A recent report by the UK’s Law Commission concluded that the English legal framework is clearly able to facilitate and support the use of smart contracts.
Since the English and Irish legal systems are broadly similar, this bodes well for Ireland. There is a growing awareness about the vast potential for smart contracts, and this extends beyond the by now well-known Decentralised Finance ("DeFi") and the more recent Non-Fungible Tokens ("NFT") industries.
What are smart contracts?
Smart contracts are computer code that automatically executes when certain predetermined conditions are met. Although they do not necessarily need to function on a blockchain, they have become synonymous with blockchain technology due to the security, transparency and verifiably which blockchain provides. Because of their flexibility, blockchains with smart contract functionality, such as Ethereum or Solana, have become the building blocks for a new industry of decentralised applications – sometimes referred to as "Web 3".
How can you use smart contracts?
Apart from offering developers the capability of creating new industries such as NFTs, it is becoming increasingly common for business to explore integrating smart contracts into aspects of their own operations to improve efficiency and value creation.
One example cited by the Law Commission is Trakti Ltd who use a B2B smart contract running on Ethereum to monitor the execution of a cloud IT service with agreed KPIs. Penalties or bonuses are automatically assigned subject to data collected from a KPI dashboard and computed to a weighted average. If performance is 30% below the agreed target the contract automatically terminates.
Use Case Example: Supply chain management
Using a smart contract has the potential to drastically reduce paperwork, while simultaneously improving transparency and traceability:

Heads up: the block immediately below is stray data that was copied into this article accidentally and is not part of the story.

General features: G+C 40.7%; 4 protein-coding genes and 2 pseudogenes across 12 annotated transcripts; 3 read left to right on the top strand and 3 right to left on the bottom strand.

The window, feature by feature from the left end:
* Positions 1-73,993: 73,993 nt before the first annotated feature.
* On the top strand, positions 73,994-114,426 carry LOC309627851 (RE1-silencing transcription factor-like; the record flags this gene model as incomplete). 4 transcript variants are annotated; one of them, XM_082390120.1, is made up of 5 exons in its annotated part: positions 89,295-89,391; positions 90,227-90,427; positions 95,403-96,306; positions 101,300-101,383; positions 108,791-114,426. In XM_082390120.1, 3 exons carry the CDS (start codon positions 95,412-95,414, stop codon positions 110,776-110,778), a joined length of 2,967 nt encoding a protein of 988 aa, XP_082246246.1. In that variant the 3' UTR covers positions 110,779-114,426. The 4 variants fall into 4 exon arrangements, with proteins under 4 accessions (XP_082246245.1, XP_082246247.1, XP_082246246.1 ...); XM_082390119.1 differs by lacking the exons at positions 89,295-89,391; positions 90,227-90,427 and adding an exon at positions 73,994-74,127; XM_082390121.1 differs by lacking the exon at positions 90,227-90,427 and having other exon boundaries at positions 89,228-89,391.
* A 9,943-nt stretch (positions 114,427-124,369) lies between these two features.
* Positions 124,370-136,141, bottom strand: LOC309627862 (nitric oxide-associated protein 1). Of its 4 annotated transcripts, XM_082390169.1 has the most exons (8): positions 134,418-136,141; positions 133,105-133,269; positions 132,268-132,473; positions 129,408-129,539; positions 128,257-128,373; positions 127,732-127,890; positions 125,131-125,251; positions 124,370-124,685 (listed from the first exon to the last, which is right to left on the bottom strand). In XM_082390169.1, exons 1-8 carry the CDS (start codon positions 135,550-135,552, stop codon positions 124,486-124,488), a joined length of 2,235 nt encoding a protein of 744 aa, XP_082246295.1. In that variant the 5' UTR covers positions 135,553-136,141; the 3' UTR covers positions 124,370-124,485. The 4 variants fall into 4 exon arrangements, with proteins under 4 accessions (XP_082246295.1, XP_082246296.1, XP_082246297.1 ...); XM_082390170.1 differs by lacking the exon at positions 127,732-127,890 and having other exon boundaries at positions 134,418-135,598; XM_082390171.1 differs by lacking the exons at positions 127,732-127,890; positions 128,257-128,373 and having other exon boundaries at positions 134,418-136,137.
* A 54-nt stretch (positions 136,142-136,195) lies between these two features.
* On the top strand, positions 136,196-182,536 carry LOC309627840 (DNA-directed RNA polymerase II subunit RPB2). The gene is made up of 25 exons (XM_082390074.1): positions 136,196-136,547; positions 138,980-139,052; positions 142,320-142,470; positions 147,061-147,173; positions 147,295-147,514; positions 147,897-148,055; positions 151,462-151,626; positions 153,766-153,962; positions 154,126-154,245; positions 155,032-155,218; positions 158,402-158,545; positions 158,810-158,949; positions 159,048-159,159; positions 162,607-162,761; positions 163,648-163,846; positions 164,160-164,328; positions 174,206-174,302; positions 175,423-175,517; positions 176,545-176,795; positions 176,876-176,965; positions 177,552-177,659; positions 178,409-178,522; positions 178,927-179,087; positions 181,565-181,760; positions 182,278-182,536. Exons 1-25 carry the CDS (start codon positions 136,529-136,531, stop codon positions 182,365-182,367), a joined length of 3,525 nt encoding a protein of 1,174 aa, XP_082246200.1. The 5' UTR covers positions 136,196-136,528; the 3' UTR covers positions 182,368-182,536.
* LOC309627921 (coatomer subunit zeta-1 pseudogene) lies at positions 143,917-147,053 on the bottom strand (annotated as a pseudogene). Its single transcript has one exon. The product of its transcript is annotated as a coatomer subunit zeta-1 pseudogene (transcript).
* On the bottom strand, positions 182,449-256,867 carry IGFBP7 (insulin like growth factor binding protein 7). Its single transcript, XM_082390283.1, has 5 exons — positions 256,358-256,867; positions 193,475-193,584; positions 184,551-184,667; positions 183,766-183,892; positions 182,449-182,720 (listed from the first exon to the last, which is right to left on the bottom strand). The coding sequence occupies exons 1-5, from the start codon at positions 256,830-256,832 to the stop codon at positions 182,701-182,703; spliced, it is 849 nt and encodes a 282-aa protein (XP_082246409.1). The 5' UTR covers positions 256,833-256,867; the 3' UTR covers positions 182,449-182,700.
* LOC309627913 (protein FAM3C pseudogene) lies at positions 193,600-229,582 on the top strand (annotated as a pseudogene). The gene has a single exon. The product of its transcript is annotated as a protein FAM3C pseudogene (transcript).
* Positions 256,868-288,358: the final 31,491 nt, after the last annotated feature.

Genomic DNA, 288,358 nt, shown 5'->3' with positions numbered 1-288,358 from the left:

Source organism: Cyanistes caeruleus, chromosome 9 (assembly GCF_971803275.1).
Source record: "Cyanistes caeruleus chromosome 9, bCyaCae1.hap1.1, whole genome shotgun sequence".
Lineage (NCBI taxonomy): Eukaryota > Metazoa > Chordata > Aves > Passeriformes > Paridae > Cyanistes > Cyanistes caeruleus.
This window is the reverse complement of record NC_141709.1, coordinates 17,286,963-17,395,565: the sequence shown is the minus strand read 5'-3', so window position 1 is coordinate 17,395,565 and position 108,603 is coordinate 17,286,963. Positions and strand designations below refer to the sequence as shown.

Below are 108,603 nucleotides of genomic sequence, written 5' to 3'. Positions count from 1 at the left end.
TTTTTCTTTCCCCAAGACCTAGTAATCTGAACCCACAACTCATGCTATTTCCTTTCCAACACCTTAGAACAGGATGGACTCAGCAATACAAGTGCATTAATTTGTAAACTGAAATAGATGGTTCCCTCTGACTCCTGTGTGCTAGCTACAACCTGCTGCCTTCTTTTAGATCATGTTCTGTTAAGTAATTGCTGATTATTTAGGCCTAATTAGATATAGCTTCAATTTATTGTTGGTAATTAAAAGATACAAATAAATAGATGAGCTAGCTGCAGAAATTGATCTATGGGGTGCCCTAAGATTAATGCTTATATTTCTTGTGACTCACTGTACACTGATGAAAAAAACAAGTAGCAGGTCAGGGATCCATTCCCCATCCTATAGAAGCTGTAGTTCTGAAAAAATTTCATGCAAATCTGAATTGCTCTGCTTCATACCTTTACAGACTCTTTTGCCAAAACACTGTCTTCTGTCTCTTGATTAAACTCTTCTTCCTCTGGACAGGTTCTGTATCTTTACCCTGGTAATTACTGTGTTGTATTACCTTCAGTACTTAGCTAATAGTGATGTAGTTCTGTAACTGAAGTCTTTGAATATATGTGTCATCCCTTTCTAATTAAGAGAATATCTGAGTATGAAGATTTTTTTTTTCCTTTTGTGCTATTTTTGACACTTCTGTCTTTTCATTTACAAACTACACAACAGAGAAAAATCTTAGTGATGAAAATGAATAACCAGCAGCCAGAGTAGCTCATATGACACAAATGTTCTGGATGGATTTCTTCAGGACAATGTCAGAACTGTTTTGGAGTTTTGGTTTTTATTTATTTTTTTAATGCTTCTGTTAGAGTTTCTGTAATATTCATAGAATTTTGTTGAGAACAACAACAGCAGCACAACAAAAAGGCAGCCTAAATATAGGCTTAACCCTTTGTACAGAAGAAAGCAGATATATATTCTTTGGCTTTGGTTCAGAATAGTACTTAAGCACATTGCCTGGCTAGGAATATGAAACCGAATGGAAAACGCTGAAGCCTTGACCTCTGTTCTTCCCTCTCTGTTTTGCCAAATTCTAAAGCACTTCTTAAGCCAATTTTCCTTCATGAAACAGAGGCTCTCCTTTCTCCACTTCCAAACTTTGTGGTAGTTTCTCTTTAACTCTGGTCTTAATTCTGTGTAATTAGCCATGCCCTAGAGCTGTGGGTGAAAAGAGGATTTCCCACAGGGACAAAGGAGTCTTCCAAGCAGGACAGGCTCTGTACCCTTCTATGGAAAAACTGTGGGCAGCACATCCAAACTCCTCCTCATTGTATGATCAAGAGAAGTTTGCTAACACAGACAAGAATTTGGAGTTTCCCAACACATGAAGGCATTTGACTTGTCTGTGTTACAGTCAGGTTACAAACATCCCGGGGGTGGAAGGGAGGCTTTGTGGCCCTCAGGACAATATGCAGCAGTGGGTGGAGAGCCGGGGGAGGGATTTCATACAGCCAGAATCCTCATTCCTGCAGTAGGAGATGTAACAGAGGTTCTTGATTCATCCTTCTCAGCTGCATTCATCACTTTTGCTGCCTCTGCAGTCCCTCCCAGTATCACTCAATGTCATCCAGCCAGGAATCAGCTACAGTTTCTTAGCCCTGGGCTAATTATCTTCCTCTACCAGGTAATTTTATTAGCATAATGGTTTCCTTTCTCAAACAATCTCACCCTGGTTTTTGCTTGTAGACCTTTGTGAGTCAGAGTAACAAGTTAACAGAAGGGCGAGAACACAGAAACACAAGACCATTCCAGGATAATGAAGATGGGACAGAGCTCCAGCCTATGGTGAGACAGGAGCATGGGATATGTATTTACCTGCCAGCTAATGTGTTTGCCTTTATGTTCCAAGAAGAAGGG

- Reducing the need for elaborate paperwork as goods progress from one location to the next;
- Using IoT devices to detect conditions which are recorded on the blockchain, such as the opening or closing of containers during transit, or large temperature changes, thereby helping prevent protracted disputes;
- Ensuring the authenticity of goods by tracing their provenance, thereby protecting against counterfeiting;
- Promoting CSR goals by ensuring supply chain traceability and protecting against modern slavery.
What to look out for?
Although smart contracts have huge potential, there are a few issues which should be considered and resolved before pressing ‘go’:
- ‘Oracles’, which are third party data sources that serve as bridges between smart contracts and the real world. For example, if a smart contract for the supply of goods automatically executes and transfers currency on the arrival of certain goods, the smart contract will need to be fed data confirming the delivery. A well-known issue with oracles however is how to ensure that they are trustworthy, reliable and timely - the so-called ‘oracle problem’. If an oracle cannot be trusted to provide the right information at the right time then the entire smart contract is corrupted.
- Malfunctioning code, or code not operating the way the parties intended. This may be due to bugs in the code, or to the software developers not fully understanding the intentions of the parties. On 22 April 2022, it was reported that due to a simple smart contract code error during a new NFT launch by Micah Johnson of Akutars, €34 million in ETH was locked away from both the creator and buyers. Caused by a hacker who exploited a vulnerability, and later removed the block, the funds remained irretrievable. The creator said that refunds would be made and the Aku team would push forward again with their collection.
- Legal principles, such as interpretation, offer, acceptance, consideration, intention to create legal relations, certainty, electronic signing, consumer rights, jurisdiction, conflict of law, and more.
- Blockchain risks: Read more about these in our Introduction to Blockchain publication.
The extent of the legal issues will become clearer when assessing the specific application, and how the contracts need to be customised to deal with risks.
Matheson will continue to keep a watch on developments in this space. If you would like to discuss these legal issues arising out of this publication, please get in touch with Rory O’Keeffe or your usual Matheson Technology & Innovation Group contact.